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Open Access research that is better understanding work in the global economy...

Strathprints makes available scholarly Open Access content by researchers in the Department of Work, Employment & Organisation based within Strathclyde Business School.

Better understanding the nature of work and labour within the globalised political economy is a focus of the 'Work, Labour & Globalisation Research Group'. This involves researching the effects of new forms of labour, its transnational character and the gendered aspects of contemporary migration. A Scottish perspective is provided by the Scottish Centre for Employment Research (SCER). But the research specialisms of the Department of Work, Employment & Organisation go beyond this to also include front-line service work, leadership, the implications of new technologies at work, regulation of employment relations and workplace innovation.

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The place of writing in social work: bridging the theory-practice divide

Heron, Gavin and Murray, Rowena (2004) The place of writing in social work: bridging the theory-practice divide. Journal of Social Work, 4 (2). pp. 199-214. ISSN 1468-0173

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Abstract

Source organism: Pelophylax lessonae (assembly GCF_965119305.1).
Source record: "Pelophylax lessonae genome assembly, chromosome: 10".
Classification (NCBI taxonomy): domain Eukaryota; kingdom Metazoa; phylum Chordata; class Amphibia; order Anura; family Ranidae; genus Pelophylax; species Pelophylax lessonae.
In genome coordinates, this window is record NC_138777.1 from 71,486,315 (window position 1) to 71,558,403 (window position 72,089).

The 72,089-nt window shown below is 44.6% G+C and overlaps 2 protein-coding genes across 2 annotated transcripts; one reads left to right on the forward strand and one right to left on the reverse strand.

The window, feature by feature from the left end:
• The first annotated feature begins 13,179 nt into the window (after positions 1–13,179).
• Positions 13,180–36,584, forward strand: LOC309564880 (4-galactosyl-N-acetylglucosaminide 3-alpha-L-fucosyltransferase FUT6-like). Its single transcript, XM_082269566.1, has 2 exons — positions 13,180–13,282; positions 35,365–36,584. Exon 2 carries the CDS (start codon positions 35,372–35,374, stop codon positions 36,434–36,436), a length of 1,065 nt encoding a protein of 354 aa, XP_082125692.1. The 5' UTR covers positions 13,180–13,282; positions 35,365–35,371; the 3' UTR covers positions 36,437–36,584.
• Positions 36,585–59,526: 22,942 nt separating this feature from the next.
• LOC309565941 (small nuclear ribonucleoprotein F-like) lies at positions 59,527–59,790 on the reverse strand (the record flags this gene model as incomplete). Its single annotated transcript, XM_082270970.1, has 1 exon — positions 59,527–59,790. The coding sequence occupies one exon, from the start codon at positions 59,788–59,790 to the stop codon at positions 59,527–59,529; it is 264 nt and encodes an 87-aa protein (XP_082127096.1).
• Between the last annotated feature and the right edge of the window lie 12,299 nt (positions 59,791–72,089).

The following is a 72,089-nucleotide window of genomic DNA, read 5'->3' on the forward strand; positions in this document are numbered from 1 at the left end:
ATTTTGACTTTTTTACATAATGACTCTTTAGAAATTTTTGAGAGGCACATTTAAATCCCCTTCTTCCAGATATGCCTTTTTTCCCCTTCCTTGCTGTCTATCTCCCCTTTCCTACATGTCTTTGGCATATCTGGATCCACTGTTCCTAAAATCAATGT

Summary: Despite the rhetoric surrounding the merits of practitioners' contributions, writing for publication in social work continues to be an activity dominated by academics. Furthermore, it could be argued that the influence of the Research Assessment Exercise (RAE) is reshaping what can be considered as quality research. This article examines the nature of writing for publication within social work and gives particular focus to residential child care, where the problem is most striking, although this discussion will have relevance for professionals in other social work settings. We argue that without greater involvement of practitioners, quality research may be quite narrowly defined. Findings: There would appear to be minimal discussion of the absence of practitioner writing in the social work literature. The causes for this absence have not been fully explored; potential factors, such as inequality, barriers to writing and current education and training programmes, have not been addressed as fully as in other professions. Applications: This focus on academic writing shows the need for a more inclusive approach to social work practice and research. There is a need for further discussion of strategies to involve residential child care practitioners in research.